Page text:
Neighbourly disputes and family feuds clouded a meeting that was aimed at gathering public input to proposed changes to municipal zoning bylaws in order to accommodate Health Canada licenced Medical Marijuana Growing Operations (MMGOs) in the municipality as well as to consider a site-specific proposal for an existing property which the owner hopes to turn into an MMGO.
At their April 28 meeting, Meaford councillors gave final approval to a resolution directing staff to undertake a study regarding land use planning policies for medical marijuana production facilities within the municipality – an action that necessitated an interim control bylaw that has temporarily prohibited the establishment of a medical marijuana production facility until the study is complete and changes to municipal policies have been made. On June 9, councillors received a report from Director of Planning and Building Rob Armstrong. In the report, prepared by municipal planner Liz Buckton, the municipal planners provided an exhaustive study with recommendations for the implementation of policies that would ensure that medical marijuana production facilities can be established in Meaford.
The well-attended July 18 meeting attracted both those in favour of the general and site-specific proposals and those against. Among those to express views against the proposals were the owners of the neighbouring properties of the site-specific proposal – one of those neighbours who objects is the brother of the proponent of the project.
“I'm very disappointed with how this matter has been handled,” neighbouring property owner and brother of the proponent, Jim Gardner, told council. “Despite owning and living on a property which actually abuts the property (proposed location for an MMGO), which is the subject of this meeting, I have never been notified by the municipality of the proposed changes.”
Jim Gardner told council that he first learned of the proposed plan from a family member. He also told council that in his view, Rob Gardner was dishonest in a June 18 Meaford Independent article in which he said that the existing building, a former apple storage and juice production facility, pre-existed the neighbouring houses.
Later in the meeting, while responding to questions raised by those opposed to his proposed MMGO on his Highway 26 property, Rob Gardner suggested that he had been misquoted in the Independent article.
“I did not say the building was there before the houses. I said it was there before the people bought the homes. I guess we've all been misquoted at one time in the newspapers, but I did not say that,” Gardner said to council.
After reviewing the audio recording of the interview for that article however, The Independent confirmed that the quote used in the article was accurate. Gardner retracted the statement he made at the public meeting after being contacted by The Independent, saying instead that he misspoke.
“I am very sorry. I can't imagine why that came out of my mouth. I will be glad to retract my statement as a misspeak rather than a misquote. My point was that I was not trying to deceive anyone,” said Gardner in response to The Independent.
He also told council that one of the neighbouring property owners who has publicly expressed opposition to the proposed MMGO on the Highway 26 property initially expressed no objection, and in fact had been offered an opportunity to invest in the project.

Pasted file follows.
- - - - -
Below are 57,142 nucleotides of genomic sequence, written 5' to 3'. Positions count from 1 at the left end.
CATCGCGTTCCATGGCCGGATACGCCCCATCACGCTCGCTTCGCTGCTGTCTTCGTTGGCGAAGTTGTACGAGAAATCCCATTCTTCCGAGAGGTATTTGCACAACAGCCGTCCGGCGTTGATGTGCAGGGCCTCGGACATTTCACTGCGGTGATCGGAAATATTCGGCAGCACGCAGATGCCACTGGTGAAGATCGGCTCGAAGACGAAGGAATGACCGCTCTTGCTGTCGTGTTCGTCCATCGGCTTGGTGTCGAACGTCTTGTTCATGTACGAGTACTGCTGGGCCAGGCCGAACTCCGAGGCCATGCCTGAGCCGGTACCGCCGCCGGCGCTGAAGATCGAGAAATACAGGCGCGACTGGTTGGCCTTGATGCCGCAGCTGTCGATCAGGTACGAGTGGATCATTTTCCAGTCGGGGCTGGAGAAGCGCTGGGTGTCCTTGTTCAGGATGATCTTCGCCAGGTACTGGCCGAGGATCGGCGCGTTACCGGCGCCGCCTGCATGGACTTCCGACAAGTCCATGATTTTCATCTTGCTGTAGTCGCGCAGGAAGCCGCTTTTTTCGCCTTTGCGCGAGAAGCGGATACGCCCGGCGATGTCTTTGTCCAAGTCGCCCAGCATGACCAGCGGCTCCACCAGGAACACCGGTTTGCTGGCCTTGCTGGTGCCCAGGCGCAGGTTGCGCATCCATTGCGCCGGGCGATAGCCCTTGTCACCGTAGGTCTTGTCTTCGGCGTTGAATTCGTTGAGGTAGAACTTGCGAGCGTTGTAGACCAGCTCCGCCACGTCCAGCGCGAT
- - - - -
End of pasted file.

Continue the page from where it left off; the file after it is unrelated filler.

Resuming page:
“We had notified the town last August. Shortly after that Mr. Vail (one of the neighbours opposed to the proposed facility) and I had confidential discussions about investment in the marijuana business. After some discussion he declined with no mention of any objections. He offered to sell me adjacent land if we need to expand,” Gardner told council. “We had further discussions about investment, and he didn't want that. I tried terribly to get his support. I offered to sell him the building and he could run the business. I offered him a million dollar life insurance policy with his family as beneficiaries. He then offered to sell me his home and three acres for $425,000 and he would withdraw his objections. I said, ‘That's great, we'll make you an offer’, however he changed his mind and would not accept the offer.”
Last month Gardner gave The Independent a tour of his existing 18,000 square foot facility, which was previously used as a cold storage and juice-making facility for Meaford's apple industry.
Gardner told The Independent that the thick concrete, windowless cold storage rooms lend themselves perfectly to the establishment of secure growing and processing rooms, while the size of the building would allow for substantial growth once the facility is in operation. Gardner said that more than $1.5 million will be spent to renovate and secure the property and buildings in order to meet strict Health Canada guidelines.
“Health Canada regulations are really strict,” Gardner told The Independent during the tour of his facility. “We have to meet security and site placement criteria, and we have to meet with the zoning policies with the municipality, which we are doing now.”
While there were few if any objections made to the concept of a MMGO establishing itself in the municipality generally, other concerns were raised during the meeting with regard to the site-specific proposal that focused primarily on technical issues, including potential noise from the facility, traffic in and out of the facility, along with security concerns.
Councillors had many questions for both the proponent and for municipal planning staff about the particulars of the proposal.
Planning staff will take all comments from the public as well as other relevant levels of government under advisement as they prepare any necessary revisions to bring before council at a future meeting.